Ceanothus 'Blue Mound'
Colin Evans garden tips
Gardening guru Colin Evans shows us that you don't always need 'mammoth' changes to your garden to improve its overall appearance. Adding a small plant or rock could be all you need to change your opinion of your green space.
It's been a very productive month in my garden so far and I have seized every chance to get out there and get on with so many tasks that went without my attention over the past few weeks.
The borders that needed clearing of weeds are now all completed, even though the ground was wet and heavy and the constant bending was hard on my muscles. No wonder we gardeners always suffer with back problems when we do most of our work bending and if like me, you just carry on until the discomfort is too much to bear, then you will know we are our own worst enemies.
Better to kneel, or, if the ground is dry, sit. This way we can stay fit and well, to get all the work done with ease during the growing season.
I guess most of us will want to make mammoth changes to our little piece of England, once our screens are filled with the most inviting and creative gardens, which will grace our television this week from The Chelsea Flower Show. Not the largest show, that's Hampton Court, but the most famous and the one that announces the gardening season in this country.
Whether you have a small balcony or a massive estate, there will be something there, either a plant, rock or artistic statue that will send you into your garden with renewed enthusiasm regardless of the bad back and aching limbs.
PLANT OF THE WEEK:
Ceanothus 'Blue Mound' is the more miniature version of the large deciduous flowering shrub so loved during the summer months for it's glorious vivid dark blues and striking dark green foliage.
This smaller ground hugging version will make a fair amount of outward growth but will not grow taller than about half a meter or so.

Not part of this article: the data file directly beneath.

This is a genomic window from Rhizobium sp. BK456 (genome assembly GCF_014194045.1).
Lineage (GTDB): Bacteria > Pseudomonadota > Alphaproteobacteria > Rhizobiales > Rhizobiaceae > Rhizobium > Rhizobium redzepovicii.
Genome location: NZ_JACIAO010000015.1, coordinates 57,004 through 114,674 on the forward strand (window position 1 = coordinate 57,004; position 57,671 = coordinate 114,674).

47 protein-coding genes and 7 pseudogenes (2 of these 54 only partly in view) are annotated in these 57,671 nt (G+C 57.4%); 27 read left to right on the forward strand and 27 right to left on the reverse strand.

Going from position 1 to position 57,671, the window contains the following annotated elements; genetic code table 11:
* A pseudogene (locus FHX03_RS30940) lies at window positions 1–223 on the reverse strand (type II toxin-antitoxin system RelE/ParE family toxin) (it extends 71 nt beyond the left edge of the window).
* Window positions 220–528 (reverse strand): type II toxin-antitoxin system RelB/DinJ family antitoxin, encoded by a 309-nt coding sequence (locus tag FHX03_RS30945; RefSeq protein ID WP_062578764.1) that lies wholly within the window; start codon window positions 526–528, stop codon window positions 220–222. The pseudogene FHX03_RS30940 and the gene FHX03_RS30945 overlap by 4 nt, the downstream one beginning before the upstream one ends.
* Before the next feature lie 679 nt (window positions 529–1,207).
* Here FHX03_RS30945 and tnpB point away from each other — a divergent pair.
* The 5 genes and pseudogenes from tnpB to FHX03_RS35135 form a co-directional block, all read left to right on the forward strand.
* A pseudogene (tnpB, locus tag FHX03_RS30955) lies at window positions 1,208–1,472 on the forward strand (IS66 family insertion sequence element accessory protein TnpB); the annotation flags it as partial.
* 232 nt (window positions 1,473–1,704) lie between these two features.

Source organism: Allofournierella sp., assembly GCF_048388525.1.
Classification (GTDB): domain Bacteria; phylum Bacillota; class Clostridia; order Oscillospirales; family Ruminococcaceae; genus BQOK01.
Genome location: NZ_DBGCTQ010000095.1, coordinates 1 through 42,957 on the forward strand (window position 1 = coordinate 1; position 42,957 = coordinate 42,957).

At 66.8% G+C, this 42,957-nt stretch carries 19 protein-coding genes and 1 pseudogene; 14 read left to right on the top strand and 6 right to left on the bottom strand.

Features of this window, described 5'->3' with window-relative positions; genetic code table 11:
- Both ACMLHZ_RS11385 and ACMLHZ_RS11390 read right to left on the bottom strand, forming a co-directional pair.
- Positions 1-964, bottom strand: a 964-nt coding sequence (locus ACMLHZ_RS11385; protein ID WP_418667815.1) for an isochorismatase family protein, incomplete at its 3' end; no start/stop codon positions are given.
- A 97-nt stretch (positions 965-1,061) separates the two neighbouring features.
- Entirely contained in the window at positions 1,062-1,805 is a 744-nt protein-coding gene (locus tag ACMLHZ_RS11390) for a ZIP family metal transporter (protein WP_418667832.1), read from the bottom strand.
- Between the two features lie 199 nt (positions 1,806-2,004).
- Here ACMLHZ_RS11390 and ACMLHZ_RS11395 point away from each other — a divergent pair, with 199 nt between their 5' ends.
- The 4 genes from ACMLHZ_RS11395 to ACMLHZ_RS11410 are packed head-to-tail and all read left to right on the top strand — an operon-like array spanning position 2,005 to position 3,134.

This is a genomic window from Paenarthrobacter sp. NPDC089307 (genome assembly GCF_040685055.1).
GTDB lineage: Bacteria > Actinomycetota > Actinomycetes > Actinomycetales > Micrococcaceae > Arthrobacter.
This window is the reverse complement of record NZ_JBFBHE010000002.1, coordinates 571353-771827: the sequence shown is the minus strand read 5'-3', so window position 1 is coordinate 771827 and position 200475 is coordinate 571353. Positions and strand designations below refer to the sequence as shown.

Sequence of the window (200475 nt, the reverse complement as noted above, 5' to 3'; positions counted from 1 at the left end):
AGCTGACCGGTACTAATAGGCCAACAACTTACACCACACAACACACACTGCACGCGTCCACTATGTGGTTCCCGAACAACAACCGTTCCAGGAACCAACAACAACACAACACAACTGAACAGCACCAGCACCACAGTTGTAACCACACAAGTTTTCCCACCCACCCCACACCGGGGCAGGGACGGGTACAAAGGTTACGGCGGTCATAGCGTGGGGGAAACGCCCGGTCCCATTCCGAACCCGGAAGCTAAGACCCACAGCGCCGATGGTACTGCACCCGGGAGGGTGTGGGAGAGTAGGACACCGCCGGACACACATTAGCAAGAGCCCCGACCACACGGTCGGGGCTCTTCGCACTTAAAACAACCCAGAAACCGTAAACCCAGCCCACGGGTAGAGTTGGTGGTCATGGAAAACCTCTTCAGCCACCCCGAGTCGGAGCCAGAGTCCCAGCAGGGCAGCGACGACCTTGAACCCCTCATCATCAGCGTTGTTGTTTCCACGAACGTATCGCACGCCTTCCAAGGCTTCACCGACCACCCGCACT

The subtle blue flowers are borne on delicate stems and will fill borders with colour from May through to the end of June. This shrub is quite drought tolerant and will grow on most freely draining soils.
1. Bring out hanging baskets from the greenhouse each day to harden them off and put them back inside during the evening. In a week's time or so they can then be hung outside in their growing position for the summer. Make sure the compost never dries out, especially on windy days, and always add a little liquid feed into the water.
2. Dead head the old flowers from Tulips and Daffodils and cut back the foliage to ground level. Feed with a slow release granular fertilizer and forget about them until autumn. If you need to lift them, then plant in some old pots and stand to one side out of direct sunlight. They will die down and you can transplant them into their permanent position in the autumn otherwise plant them into their new position, ensuring the bulbs are now well into the soil and covered with compost.
3. Remove new grown green shoots and branches from variegated shrubs and trees now in order to prevent them from reverting back to type. This is especially important with Maples as they revert back very quickly.
Also remove unhealthy shoots from the top of fruit trees to retain the health of the tree.
last updated: 21/05/2008 at 15:15
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